United States District Court, N.D. New York
JOSEPH BIASI, individually and on behalf of all others similarly situated, Plaintiffs,
WAL-MART STORES EAST, LP; EARLENE SCHAEFFER; RYAN DUNPHY; and REBECCA PAUKSTELA, Defendants.
STEWART JONES HACKER MURPHY, LLP RYAN M. FINN, ESQ., DAVID I.
IVERSEN, ESQ. Counsel for Plaintiffs
McCARTER & ENGLISH, LLP PAMELA J. MOORE, ESQ., SAMI
ASAAD, ESQ. Counsel for Defendants
DECISION and ORDER
T. SUDDABY, Chief United States District Judge
before the Court, in this employment discrimination and
uniform maintenance pay class action filed by Joseph Bilas
(“Plaintiff”) against Wal-Mart Stores East, LP
(“Wal-Mart”), Earlene Schaeffer, Ryan Dunphy and
Rebecca Paukstela (collectively “Defendants”),
are the following three motions: (1) Defendants' motion
for partial summary judgment seeking dismissal of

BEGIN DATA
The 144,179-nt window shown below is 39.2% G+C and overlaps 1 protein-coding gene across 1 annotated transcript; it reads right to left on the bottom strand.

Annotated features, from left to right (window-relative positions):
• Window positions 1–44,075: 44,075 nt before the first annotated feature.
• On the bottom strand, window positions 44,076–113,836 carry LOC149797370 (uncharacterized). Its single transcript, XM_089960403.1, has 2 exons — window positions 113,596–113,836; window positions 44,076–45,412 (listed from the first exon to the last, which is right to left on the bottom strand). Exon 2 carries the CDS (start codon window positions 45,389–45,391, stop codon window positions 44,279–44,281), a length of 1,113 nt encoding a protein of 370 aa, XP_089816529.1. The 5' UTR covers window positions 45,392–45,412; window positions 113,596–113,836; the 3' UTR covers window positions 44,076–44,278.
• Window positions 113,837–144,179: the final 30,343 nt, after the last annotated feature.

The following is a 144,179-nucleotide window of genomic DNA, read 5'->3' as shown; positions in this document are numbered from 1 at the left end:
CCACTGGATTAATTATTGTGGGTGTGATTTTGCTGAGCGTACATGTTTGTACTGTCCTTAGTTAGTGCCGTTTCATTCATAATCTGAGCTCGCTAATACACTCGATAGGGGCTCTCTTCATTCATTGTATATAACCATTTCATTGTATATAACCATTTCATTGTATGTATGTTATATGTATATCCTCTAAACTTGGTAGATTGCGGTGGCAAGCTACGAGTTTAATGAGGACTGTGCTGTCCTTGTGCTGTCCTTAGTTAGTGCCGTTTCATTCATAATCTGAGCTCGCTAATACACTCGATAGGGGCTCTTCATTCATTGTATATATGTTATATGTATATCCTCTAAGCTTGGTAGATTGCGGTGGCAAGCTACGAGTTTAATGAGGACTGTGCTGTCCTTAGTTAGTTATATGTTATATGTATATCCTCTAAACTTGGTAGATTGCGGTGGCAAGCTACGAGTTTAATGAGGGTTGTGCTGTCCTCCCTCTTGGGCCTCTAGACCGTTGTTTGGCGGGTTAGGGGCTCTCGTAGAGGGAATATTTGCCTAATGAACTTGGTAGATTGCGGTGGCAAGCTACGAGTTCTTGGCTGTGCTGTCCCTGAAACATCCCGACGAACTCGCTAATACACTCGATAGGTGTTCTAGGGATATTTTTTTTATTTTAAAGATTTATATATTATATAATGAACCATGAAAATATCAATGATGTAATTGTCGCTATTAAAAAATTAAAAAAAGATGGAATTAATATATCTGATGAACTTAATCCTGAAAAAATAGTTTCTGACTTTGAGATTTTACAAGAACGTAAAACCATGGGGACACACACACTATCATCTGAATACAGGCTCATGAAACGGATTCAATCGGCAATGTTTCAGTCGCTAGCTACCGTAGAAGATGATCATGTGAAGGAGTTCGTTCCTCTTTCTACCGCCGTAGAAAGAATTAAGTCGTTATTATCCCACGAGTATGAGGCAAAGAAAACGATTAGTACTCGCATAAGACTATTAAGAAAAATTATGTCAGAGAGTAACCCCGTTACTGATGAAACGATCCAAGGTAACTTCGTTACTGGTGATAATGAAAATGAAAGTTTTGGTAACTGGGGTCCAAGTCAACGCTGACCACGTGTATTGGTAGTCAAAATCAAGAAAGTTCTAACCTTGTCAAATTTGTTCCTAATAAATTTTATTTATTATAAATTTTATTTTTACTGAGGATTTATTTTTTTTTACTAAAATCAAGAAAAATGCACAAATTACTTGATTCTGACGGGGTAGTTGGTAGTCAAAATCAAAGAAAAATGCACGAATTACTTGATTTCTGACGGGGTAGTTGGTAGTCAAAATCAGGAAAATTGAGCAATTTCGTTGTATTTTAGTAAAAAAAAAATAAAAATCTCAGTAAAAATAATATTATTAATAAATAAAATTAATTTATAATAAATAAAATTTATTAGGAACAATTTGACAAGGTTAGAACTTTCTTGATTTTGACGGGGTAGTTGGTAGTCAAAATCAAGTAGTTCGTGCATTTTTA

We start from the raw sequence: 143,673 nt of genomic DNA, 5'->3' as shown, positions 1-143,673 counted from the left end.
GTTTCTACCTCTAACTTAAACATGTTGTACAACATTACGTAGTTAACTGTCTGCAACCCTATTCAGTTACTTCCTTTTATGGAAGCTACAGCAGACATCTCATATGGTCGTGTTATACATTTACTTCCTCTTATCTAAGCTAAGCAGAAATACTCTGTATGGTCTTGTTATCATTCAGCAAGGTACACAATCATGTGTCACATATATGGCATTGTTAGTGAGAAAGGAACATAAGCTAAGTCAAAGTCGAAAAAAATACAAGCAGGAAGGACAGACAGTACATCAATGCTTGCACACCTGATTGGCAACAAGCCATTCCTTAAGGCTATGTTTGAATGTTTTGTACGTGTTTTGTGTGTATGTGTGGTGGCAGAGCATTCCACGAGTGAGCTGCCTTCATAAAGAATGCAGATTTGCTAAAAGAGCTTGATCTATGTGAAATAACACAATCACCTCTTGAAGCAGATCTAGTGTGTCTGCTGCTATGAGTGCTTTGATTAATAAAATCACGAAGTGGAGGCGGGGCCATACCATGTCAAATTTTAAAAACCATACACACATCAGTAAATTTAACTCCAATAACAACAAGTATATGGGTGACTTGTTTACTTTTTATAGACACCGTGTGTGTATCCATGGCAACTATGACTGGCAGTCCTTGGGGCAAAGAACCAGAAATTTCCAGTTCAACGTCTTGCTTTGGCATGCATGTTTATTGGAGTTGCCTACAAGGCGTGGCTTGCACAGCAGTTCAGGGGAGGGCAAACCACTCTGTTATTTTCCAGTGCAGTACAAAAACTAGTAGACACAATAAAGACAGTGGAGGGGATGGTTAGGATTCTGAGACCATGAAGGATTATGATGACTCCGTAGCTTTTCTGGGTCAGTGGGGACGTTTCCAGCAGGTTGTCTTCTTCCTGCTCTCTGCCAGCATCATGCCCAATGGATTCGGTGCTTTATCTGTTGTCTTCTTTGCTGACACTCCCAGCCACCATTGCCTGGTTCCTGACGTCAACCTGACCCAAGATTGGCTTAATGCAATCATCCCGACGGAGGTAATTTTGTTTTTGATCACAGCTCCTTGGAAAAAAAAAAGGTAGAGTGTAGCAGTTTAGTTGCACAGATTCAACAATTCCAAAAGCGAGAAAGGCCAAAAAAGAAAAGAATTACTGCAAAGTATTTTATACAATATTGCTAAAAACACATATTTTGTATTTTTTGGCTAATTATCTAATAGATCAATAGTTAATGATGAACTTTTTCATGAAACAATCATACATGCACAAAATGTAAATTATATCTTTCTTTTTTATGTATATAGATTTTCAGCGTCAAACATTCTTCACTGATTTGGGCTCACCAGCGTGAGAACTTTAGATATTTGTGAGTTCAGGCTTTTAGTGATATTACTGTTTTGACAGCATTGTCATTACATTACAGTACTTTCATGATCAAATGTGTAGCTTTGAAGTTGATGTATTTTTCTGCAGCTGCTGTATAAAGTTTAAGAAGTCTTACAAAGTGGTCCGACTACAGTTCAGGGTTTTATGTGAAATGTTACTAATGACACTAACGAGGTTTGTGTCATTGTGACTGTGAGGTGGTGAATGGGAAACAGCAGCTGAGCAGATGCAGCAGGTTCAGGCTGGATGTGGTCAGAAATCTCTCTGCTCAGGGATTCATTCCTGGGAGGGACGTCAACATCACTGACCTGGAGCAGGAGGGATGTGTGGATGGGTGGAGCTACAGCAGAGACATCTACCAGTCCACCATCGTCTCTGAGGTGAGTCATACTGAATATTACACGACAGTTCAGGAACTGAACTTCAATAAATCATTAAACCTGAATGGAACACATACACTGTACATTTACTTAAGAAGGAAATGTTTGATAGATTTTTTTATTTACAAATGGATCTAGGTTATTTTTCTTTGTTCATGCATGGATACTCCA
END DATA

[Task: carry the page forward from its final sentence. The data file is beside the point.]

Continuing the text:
Plaintiff's second cause of action (Dkt. No. 36), (2)
Defendants' motion to strike certain portions of
Plaintiff's declarations that were submitted in
opposition to their motion for summary judgment (Dkt. No.
50), and (3) Plaintiff's cross-motion seeking leave of
the Court to file and serve a third amended complaint (Dkt.
No. 46). For the reasons set forth below, Defendants'
motion for partial summary judgment is granted, their motion
to strike is denied, and Plaintiff's cross-motion is
Plaintiff's Second Amended Complaint
allegations relevant to Plaintiff's second cause of
action are as follows. Plaintiff was employed by Wal-Mart as
a non-exempt hourly employee for approximately twenty years.
(Dkt. No. 28, ¶ 12 [Pl.'s 2d Am. Compl.].) As part
of his job, Plaintiff was required to wear a vest that
displayed a Wal-Mart logo while working in Wal-Mart stores.
(Id., ¶ 48.) Despite Wal-Mart's requirement
that employees wear a uniform while performing their duties,
Wal-Mart did not pay to launder or maintain Plaintiff's
uniforms. (Id., ¶¶ 47, 58-59.) Plaintiff